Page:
Joseph File is his real name, but his Facebook profile reads Joseph Carmen.
File, a Gainesville resident, said he changed his profile name and tightened his privacy settings when he began searching for a job.
“I want to keep my personal life separate from work life,” File said.
A recent survey commissioned by Microsoft found that 70 percent of recruiters and hiring managers in the United States have rejected an applicant based on information they found online. Facebook users are responding by hiding profiles from employers by removing their last name in place of a middle name.
“I don’t want a potential employer judging me based on my Facebook.” File said. “I should be able to win an employer over in person.”
Trimaine Sheffield, a career ambassador for the UF Career Resource Center, said cleaning up an online identity is one of the first steps to have a chance in the professional world.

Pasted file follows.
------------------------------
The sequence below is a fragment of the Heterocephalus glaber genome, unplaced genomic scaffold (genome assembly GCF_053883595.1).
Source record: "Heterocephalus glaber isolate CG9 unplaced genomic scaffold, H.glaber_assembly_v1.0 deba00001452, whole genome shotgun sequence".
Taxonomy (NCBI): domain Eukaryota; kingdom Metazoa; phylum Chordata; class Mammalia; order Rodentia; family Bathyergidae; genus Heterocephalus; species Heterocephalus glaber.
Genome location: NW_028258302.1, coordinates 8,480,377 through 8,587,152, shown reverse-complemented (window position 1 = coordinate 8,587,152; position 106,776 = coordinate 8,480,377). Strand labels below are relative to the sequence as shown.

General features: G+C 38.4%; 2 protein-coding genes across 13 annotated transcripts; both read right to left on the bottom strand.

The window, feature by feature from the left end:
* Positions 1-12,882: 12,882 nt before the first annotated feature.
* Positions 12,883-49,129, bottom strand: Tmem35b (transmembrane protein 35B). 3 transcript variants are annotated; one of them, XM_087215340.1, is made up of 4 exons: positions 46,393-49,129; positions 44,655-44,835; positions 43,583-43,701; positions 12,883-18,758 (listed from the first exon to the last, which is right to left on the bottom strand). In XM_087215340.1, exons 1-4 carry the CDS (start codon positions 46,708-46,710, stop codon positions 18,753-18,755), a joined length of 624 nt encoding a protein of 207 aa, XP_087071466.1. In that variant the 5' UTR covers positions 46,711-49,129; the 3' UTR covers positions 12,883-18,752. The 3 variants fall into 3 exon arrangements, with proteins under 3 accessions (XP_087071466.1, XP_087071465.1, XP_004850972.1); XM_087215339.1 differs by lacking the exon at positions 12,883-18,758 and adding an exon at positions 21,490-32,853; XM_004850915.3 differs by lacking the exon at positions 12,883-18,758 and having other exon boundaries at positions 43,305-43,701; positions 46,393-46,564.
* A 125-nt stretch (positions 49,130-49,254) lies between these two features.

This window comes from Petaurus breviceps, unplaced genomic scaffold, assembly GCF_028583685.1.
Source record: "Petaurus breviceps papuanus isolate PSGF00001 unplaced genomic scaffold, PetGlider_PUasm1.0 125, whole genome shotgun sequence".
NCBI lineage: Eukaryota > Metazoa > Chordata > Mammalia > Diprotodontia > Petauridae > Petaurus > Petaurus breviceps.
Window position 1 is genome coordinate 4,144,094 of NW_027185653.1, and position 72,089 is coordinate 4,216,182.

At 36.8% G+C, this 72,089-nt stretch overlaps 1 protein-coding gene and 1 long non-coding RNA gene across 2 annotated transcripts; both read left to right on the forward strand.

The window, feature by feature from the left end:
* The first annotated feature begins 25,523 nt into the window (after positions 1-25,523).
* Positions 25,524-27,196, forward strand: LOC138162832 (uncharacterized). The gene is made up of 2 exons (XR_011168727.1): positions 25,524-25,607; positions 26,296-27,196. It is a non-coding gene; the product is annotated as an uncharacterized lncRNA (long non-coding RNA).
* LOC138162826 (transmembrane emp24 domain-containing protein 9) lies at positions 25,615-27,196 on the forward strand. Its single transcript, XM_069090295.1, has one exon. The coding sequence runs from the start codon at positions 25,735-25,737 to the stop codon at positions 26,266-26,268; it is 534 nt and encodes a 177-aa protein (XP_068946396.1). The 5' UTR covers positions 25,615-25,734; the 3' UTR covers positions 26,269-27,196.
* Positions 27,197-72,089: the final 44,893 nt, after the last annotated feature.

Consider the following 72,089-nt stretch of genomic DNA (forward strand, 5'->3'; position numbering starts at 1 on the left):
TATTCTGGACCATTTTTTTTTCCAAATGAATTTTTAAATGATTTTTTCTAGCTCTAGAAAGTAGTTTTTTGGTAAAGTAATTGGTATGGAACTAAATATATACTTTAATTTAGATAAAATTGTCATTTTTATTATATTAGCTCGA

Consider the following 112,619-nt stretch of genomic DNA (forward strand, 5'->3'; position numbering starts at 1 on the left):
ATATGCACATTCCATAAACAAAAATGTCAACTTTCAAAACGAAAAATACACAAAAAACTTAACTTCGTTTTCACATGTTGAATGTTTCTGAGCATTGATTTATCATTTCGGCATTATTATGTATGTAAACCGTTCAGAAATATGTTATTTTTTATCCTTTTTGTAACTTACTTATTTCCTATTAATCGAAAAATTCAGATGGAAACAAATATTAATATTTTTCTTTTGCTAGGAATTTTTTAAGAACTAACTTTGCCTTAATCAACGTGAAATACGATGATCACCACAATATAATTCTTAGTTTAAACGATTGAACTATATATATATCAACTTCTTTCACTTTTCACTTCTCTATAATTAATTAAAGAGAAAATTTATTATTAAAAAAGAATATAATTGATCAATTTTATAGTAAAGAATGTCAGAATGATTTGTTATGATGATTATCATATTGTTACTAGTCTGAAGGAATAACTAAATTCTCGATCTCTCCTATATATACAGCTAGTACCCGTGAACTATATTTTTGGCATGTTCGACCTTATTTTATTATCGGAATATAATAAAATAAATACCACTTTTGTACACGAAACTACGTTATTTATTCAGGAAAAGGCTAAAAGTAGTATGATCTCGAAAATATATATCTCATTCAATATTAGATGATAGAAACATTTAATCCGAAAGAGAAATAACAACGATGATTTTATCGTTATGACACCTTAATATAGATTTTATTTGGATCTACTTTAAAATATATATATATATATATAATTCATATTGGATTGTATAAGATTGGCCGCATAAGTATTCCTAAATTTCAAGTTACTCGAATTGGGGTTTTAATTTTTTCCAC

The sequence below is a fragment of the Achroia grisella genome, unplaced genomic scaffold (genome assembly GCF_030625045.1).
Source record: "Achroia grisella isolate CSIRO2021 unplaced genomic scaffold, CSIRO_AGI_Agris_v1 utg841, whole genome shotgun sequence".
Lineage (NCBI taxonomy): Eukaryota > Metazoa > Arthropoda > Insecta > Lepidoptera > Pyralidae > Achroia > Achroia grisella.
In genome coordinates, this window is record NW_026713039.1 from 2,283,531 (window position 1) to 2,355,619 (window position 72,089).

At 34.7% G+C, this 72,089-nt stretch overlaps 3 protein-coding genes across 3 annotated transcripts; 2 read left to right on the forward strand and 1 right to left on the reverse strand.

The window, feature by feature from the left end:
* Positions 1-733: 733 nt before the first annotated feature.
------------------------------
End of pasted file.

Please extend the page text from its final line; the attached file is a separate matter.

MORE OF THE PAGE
“The easiest thing to do is take off some of the bad content,” Sheffield said. “ou don’t have to share with everyone.”
Keith Blanchard, Boys and Girls Club of Alachua County director, said that, along with a criminal background check, he also checks Facebook profiles of potential employees.
“I always ask for permission before checking a Facebook profile,” Blanchard said. “I’ve been doing background checks for 10 years, and it’s a red flag if someone says no.”
Blanchard said he doesn’t really look at pictures or wall posts. If the background check was clean, Facebook is just an additional tool to get another glimpse of the person.